LMC (Lloyd Motor Engineering Co. Ltd.)

In 1907 Walter John Lloyd, then a Director/Partner of Quadrant Cycle Co. Ltd., resigned from Quadrant after a dispute with fellow Director and well known racer Tom Silver, and set up his own company and factory to produce motorcycles under the LMC brand which he operated from July 1907 to1923.

The new company was named Lloyd Motor Engineering Co. Ltd and factory premises were at 132 Monument Road, Ladywood, Birmingham U.K.

Because his brother William Arthur Lloyd (who had left Quadrant in 1903, following an earlier dispute, to start his own company called W.A. Lloyd Cycle Fittings Ltd) was making motorcycle parts and a few Antoine engined motorcycles was using the brand ‘Lloyd’, Walter Lloyd chose to brand his motorcycles “LMC”.

Walter Lloyd had previous engineering experience having initially been a manufacturer of safety-pins from 1881 before joining his brother to manufacture bicycles in 1883 and in 1901 to the production of Quadrant motorcycles.

Walter Lloyd had very definite ideas of his own that he would incorporate into his motorcycle design. LMC was to have a reinforced frame headstock. The engine was to have roller crank bearings and gear driven magnetos. The front forks to have leading link suspension. The frame was to have good ground clearance and sprung foot-boards. He was to design these himself and he went on to patent 35 of his designs such as Auto-Varia variable Belt driving pulley. Some of those ideas are noted in the early Quadrant models. The LMC’s most notable feature is its leading–link front forks. Because of its unique design there was no space to mount a front wheel stirrup brake so LMC to meet the legal requirement to have two independently operated brakes chose to operate two brake shoes on the belt drive rim. The lower shoe was operated by foot pedal and the upper shoe whilst it was operated by the same pedal was also independently operated by a lever on the RHS of the handlebars. Other unique LMC fittings were a pipette attached to the petrol tank cap to enable priming of the engine and a cam on the exhaust valve lifter attached to a lever mounted on the top frame rail to partially lift the exhaust valve to lower the compression for easy starting.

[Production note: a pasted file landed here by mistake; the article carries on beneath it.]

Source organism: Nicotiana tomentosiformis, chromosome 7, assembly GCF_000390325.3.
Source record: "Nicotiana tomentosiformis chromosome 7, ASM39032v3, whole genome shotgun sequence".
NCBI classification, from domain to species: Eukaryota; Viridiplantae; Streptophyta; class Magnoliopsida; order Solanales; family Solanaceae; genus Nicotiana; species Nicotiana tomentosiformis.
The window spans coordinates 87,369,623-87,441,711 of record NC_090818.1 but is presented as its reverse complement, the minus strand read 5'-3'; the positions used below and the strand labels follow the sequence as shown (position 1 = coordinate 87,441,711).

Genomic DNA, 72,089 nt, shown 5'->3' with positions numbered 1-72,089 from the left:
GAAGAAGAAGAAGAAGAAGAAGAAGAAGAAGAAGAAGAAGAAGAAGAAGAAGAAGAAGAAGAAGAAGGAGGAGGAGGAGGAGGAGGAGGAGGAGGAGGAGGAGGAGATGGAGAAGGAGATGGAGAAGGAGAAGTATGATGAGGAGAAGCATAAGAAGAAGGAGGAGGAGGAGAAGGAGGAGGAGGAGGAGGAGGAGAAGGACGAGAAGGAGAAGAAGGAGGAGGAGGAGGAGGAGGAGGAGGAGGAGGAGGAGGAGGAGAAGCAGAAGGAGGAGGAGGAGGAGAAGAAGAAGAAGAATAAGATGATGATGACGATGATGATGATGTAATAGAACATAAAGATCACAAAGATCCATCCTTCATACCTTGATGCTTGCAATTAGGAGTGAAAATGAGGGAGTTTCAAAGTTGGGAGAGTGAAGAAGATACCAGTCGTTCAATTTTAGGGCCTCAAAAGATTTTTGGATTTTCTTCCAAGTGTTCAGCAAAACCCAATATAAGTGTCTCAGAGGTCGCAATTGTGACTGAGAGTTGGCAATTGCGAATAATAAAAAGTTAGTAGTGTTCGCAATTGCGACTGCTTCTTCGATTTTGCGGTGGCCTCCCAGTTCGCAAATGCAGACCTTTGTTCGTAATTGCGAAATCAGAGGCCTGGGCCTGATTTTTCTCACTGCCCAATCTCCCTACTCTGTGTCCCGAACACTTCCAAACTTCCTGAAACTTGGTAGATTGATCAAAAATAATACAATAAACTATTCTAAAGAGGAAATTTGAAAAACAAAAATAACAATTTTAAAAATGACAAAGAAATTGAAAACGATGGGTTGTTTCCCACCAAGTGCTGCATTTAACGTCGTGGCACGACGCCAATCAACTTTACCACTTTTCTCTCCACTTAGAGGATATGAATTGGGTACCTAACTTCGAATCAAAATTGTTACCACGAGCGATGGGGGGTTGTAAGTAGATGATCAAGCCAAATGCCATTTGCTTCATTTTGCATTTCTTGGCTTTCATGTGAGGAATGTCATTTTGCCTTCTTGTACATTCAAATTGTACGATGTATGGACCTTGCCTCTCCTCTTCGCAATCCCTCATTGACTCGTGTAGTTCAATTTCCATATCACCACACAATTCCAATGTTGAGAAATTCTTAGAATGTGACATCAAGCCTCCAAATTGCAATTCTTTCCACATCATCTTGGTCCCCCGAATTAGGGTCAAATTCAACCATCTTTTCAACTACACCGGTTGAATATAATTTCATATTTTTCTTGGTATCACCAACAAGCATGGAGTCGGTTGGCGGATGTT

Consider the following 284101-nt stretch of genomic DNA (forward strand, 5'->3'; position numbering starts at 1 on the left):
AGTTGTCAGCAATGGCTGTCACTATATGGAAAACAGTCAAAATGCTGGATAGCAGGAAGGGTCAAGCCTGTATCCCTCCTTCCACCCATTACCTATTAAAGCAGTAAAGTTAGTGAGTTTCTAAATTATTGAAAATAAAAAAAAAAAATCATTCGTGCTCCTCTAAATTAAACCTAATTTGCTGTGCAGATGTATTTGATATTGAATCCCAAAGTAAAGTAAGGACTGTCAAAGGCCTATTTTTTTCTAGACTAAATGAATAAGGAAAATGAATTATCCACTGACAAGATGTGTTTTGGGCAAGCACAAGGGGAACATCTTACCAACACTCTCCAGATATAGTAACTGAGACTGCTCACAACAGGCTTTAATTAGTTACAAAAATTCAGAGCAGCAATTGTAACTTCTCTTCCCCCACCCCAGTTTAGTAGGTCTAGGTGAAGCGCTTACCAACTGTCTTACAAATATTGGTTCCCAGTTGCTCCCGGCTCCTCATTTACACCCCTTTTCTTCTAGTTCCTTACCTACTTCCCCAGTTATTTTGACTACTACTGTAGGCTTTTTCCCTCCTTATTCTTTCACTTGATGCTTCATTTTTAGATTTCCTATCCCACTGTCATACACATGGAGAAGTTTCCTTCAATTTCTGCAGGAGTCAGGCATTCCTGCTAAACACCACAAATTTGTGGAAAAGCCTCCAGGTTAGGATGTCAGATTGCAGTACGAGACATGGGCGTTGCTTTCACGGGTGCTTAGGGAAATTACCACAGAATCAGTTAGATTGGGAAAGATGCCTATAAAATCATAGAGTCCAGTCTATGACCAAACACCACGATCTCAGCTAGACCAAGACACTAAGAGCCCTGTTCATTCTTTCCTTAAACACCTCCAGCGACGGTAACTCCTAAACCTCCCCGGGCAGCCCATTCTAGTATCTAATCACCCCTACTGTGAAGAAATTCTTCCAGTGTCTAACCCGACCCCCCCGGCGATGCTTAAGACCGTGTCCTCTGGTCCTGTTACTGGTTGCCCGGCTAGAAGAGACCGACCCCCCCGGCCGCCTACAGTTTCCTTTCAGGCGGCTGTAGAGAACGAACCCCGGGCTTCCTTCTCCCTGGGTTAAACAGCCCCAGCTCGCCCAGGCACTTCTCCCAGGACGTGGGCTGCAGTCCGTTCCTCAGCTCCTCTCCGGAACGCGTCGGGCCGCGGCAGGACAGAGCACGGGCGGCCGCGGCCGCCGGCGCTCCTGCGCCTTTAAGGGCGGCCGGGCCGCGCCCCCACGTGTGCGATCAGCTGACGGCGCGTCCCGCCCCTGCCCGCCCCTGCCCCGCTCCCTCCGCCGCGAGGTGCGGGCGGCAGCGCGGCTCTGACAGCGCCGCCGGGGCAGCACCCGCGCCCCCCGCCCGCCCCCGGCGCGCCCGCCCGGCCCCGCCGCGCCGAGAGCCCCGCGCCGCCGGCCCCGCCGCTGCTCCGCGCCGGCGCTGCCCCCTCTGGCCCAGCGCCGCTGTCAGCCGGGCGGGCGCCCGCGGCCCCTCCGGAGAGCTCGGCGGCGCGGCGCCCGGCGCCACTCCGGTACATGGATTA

LMC decided early on to concentrate on the export market and from 1911 LMC offered a "colonial" model with a higher ground clearance of 1 inch more than the standard model because 'colonial roads were less developed'.

The other interesting feature of LMC was that that Walter Lloyd developed LMC as a bespoke manufacturer of motorcycles such that by 1912 LMC offered multiple options for almost every part of the LMC motorcycle. There were two frame styles a standard straight top rail, and a 'cob' style where the seat end of the top rail was lowered 3 inches to make it suitable for riders of shorter stature. Buyers had the choice of two engine capacities 3.5hp (499cc) or 4hp (572cc) the latter listed as being the offering suitable for side-cars. Druid forks could be had instead of Lloyd’s patent leading link, four gearing options were available viz. Fixed drive, Lloyd patent Auto-Varia, Lloyd 2 speed countershaft (1st chain drive, 2nd belt drive),or a Sturmey Archer 3 speed hub gear. There were two belt types Dunlop or Lyso (UK) Whittle (overseas). Internal or external oil pumps of Davison or RS manufacture, Lucas or P & H lighting and interestingly two sizes of oil and petrol filler tank caps (1inch and 1.5 inch) and three saddle options Brooks, Lycett and X-All.

Keeping up with motorcycle development through the years Lloyd went fromfixed drive in 1907 to pedal assist in 1910 to a push down footboard starter in 1911 to kick starter on the countershaft gearing in 1912 and by 1915 LMC was offering a handle bar lever operated 3 speed Sturmey Archer countershaft gearbox with cork clutch and for engines the additional choice of a v-twin engine of 6-7hp (842cc).